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Banner image: Selection of HTS tape stacks created by the Applied Superconductivity and Cryoscience Group.


We work on a range of superconducting materials, ranging from metallic thin films for device applications, to tapes and bulk materials for motors and other applications. 

A range of metallic thin film with critical temperatures below 10 kelvin are grown by ultra-high vacuum sputter deposition: examples are Nb, Al and amorphous MoSi. We also grow NbN which has a somewhat higher critical temperature and is compatible with other nitride materials.

In particular, the Driscoll group are working on 2 aspects of superconductivity. The first one is quite applied and the second more fundamental. The first is on improving pinning in rapidly-grown (liquid-assisted) coated conductors of REBCO-based superconductors. This work is very important for getting high performance, cost-effective superconductors into the market place and will impact on applications such as SMES, LHC coils, motors, generators and NMR. The work is in collaboration with Applied Materials (US) and Sunam (Korea). The second area is on novel 3D strain nanoegineering of La2CuO4 to increase its Tc beyond the highest Tc observed in single layer cuprates. This work has both practical significance and may also help shed light on the superconducting mechanism of cuprates.

Image to the right shows a cross-sectional TEM of an YBCO superconductor thin film with nanocolumns of pinning addition (Nb+Ta double perovskite) embedded within it. The nanocolumns act as very effective magnetic flux pinning centres. 


Superconducting conductors for applications  

Development research includes the design and fabrication of advanced superconductors, and their characterization and optimization, for applications including high-resolution MRI, NMR, fusion, energy storage and fault current limiters in collaboration with SIEMENS.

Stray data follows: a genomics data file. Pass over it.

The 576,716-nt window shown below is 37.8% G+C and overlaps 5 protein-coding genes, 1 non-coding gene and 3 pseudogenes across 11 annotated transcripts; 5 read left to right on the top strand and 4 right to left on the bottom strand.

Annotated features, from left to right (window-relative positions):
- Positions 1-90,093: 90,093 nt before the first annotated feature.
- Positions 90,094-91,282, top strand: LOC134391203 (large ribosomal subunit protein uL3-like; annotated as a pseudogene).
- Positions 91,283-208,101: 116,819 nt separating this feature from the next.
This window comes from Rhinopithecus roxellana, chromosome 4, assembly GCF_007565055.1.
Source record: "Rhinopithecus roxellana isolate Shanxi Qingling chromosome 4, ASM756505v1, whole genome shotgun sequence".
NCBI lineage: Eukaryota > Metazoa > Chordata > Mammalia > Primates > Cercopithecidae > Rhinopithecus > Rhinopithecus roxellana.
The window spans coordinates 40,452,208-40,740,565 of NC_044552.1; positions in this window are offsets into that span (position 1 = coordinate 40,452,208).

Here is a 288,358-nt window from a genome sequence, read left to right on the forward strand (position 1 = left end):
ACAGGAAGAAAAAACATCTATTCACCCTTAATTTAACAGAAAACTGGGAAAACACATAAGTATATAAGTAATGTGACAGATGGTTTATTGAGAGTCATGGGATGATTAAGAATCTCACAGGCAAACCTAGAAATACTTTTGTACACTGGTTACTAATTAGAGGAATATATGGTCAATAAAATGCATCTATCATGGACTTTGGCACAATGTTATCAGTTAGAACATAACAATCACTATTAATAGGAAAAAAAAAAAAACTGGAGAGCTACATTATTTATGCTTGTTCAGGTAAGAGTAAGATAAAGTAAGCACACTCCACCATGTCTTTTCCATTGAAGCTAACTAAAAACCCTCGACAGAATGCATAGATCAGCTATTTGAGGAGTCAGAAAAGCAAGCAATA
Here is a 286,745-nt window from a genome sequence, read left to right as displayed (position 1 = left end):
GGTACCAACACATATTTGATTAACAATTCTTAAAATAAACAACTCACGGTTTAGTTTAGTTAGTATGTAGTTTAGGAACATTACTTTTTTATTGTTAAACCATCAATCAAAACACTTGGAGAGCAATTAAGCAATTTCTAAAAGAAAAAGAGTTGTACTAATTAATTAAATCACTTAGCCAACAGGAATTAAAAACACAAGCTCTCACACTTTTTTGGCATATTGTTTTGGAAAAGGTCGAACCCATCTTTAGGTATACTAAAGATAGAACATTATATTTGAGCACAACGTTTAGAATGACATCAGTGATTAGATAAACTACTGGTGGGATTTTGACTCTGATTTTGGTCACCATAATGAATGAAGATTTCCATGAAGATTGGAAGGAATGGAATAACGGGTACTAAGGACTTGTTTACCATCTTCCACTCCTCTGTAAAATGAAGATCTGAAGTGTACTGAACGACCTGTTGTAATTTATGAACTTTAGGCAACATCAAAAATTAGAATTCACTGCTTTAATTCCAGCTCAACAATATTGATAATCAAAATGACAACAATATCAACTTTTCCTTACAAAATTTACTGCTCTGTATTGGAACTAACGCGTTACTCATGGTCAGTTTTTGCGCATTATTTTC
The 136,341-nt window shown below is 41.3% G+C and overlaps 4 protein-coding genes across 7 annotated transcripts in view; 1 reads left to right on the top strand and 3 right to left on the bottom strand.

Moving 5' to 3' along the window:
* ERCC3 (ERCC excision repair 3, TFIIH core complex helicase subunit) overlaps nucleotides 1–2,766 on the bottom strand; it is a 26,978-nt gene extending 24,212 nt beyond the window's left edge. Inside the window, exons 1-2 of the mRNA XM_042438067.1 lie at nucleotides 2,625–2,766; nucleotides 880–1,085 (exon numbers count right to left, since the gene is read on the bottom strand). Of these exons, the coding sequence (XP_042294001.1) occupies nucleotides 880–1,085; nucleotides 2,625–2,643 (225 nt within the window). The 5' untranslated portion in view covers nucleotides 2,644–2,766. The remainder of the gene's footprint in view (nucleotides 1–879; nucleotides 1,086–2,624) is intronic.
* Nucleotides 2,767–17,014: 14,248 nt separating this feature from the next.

Figure caption: Cryostabilised 6 x MgB2 conductor manufactured by ASCG for MRI magnet applications [IEEE TRANSACTIONS ON APPLIED SUPERCONDUCTIVITY, VOL. 26, NO. 3, APRIL 2016]

Materials under investigation span the entire Tc range, including REBa2Cu3O7, MgB2.  We are developing advanced multi-ceramic ink-jet printing of 3D multifilamentary magnetic-superconducting heterostructures with nanosize artificial pinning centres, to reduce hysteretic AC losses in high-current coated conductors in collaboration with BASF. Our innovative, pulsed transport current (4 kA) and magnetic field (32 T) testing facilities enable rapid definition of the pinning force of conductors under development as well as characterization of our superconducting novel bearings in collaboration with SKF, SuperOx and SuperPower. Characterization of the percolative character of the critical current in superconductors involves the use of sophisticated magnetic and magneto-optic sensors combined with electron backscattering microscopy and computer modelling of current flow.

Superconducting permanent magnets

High temperature superconducting (HTS) tape can be cut and stacked to generate large magnetic fields at cryogenic temperatures after inducing persistent currents in the superconducting layers. These stacks of HTS tape can be fabricated in a range of different shapes and sizes to form composite permanent cryo-magnets.  This research has looked at understanding the magnetic and thermal properties of these composite superconducting magnets. A field of 17.7 T has been trapped inside a hybrid stack of tapes which is the strongest magnetic field generated to date by a trapped field magnet. Rapid progress has been made in magnetizing these stacks to generate high magnetic fields in the last few years. These stacks of HTS tape being considered for superconducting motors as rotor field poles where the cryogenic penalty is justified by the increased power to weight ratio. (EU project ASuMED, Advanced Superconducting Motor Experimental Demonstrator)[A. Patel, A. Baskys, T. B. Mitchell-Williams, A. McCaul, W. Coniglio and B. A. Glowacki, "A trapped field of 17.7 T in a stack of high temperature superconducting tape " arXiv:1709.04541, 2017]

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